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Número de publicaciónUS7902684 B2
Tipo de publicaciónConcesión
Número de solicitudUS 11/974,685
Fecha de publicación8 Mar 2011
Fecha de presentación15 Oct 2007
Fecha de prioridad5 Jul 2000
TarifaPagadas
También publicado comoUS20080157526, WO2009052202A2, WO2009052202A3
Número de publicación11974685, 974685, US 7902684 B2, US 7902684B2, US-B2-7902684, US7902684 B2, US7902684B2
InventoresFred E. Davison, Gary Davison
Cesionario originalEnvironmental Energy Systems, Inc.
Exportar citaBiBTeX, EndNote, RefMan
Enlaces externos: USPTO, Cesión de USPTO, Espacenet
Wind and water power generation device using a tiered monorail system
US 7902684 B2
Resumen
A power generation assembly for use in generating electrical power from air or water currents includes a tiered rail system forming elongated loops, a vane assembly having a frame and at least one vain, and car assemblies sidably mounted to each rail, including linkage portions coupled to the frame of the vane assembly and a power-take-off arrangement includes an element that is operatively coupled to the car assembly and a drive wheel coupled to a generator and configured to take power off the moving car assembly by the drive wheels being rotated by the passing power-take-off element or a power-take-off system using a cable and clamps.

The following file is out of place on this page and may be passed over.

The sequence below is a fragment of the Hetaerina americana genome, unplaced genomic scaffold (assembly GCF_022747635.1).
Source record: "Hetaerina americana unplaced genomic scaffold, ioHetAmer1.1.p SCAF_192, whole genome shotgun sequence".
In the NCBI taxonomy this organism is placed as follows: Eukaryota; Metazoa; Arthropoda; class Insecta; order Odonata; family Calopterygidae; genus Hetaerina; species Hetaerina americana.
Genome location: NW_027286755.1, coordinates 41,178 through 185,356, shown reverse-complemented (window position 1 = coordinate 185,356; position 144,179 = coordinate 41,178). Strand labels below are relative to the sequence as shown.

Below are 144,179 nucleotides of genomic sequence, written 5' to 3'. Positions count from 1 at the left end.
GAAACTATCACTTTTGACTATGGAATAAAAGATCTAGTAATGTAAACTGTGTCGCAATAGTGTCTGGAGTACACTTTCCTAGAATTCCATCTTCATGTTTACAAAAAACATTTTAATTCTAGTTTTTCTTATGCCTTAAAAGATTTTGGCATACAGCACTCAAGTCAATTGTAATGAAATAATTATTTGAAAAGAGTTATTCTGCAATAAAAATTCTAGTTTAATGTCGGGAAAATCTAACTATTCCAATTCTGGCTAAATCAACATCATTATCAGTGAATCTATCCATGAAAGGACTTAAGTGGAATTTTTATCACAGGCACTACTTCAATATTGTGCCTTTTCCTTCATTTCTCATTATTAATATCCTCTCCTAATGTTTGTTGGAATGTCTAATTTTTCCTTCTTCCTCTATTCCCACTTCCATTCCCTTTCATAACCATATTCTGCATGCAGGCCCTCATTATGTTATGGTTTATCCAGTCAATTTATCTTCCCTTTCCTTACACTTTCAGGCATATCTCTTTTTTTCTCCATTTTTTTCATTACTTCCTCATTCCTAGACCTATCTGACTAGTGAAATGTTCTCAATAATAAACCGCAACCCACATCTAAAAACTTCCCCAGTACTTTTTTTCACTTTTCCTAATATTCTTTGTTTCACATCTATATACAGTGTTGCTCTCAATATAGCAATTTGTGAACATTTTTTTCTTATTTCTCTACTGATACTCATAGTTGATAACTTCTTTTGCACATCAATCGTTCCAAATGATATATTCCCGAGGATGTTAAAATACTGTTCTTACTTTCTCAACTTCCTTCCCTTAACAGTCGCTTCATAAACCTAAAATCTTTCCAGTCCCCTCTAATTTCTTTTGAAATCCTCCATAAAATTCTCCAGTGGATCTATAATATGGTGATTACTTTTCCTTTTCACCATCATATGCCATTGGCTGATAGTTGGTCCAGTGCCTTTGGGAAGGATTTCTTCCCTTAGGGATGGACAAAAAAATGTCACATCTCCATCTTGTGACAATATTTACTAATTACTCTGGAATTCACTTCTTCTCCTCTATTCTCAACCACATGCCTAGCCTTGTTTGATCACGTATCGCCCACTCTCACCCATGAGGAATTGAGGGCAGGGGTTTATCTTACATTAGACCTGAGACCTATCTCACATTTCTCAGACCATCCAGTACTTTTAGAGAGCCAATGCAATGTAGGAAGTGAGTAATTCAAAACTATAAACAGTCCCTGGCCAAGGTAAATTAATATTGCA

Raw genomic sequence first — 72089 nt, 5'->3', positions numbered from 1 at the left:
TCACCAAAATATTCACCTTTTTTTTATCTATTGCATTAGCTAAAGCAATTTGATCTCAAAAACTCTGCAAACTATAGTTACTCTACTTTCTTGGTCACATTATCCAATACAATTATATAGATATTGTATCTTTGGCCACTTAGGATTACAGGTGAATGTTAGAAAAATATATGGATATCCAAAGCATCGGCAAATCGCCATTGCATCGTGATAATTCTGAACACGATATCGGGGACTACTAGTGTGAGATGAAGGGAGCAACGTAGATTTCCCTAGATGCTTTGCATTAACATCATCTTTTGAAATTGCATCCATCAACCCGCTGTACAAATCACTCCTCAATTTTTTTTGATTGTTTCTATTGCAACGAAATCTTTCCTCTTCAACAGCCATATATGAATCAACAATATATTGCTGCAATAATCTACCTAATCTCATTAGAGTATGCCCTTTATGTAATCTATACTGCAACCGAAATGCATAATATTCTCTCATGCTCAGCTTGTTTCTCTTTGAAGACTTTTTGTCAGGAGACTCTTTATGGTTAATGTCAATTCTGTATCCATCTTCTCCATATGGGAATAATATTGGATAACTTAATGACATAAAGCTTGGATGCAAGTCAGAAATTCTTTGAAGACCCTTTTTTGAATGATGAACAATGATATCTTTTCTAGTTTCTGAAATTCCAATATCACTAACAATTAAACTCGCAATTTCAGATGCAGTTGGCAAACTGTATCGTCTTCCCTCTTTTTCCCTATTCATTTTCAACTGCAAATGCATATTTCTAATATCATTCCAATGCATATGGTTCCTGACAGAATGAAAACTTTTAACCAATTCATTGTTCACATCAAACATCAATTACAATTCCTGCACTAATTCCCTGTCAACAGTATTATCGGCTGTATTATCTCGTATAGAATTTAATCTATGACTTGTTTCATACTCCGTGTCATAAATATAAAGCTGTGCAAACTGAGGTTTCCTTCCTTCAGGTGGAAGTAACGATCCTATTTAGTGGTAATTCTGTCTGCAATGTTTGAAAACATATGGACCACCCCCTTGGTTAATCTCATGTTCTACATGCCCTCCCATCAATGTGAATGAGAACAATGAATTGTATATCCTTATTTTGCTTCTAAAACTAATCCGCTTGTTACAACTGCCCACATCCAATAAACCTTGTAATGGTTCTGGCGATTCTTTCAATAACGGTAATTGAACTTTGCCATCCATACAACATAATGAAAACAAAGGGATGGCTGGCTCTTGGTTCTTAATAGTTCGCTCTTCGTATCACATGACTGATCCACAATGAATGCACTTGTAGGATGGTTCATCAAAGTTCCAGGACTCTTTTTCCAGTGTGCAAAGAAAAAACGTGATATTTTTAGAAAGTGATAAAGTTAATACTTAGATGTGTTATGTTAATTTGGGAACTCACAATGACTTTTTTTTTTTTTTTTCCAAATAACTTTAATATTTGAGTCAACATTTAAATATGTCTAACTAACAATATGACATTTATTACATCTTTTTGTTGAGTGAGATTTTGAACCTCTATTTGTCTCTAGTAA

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Reclamaciones(29)
1. A power generation assembly for use in generating electrical power from air or water currents, comprising:
a) a tiered multiple rail system;
b) a vane assembly, having a frame and at least one vane configured to interact with said current to produce a force:
c) a car assembly, slidably mounted to the rail, including a first and second guide wheels and a longitudinal axis element running between the first and second guide wheels and a linkage portion coupled to the frame, the force being usable to move the cars assembly with respect to the rail system;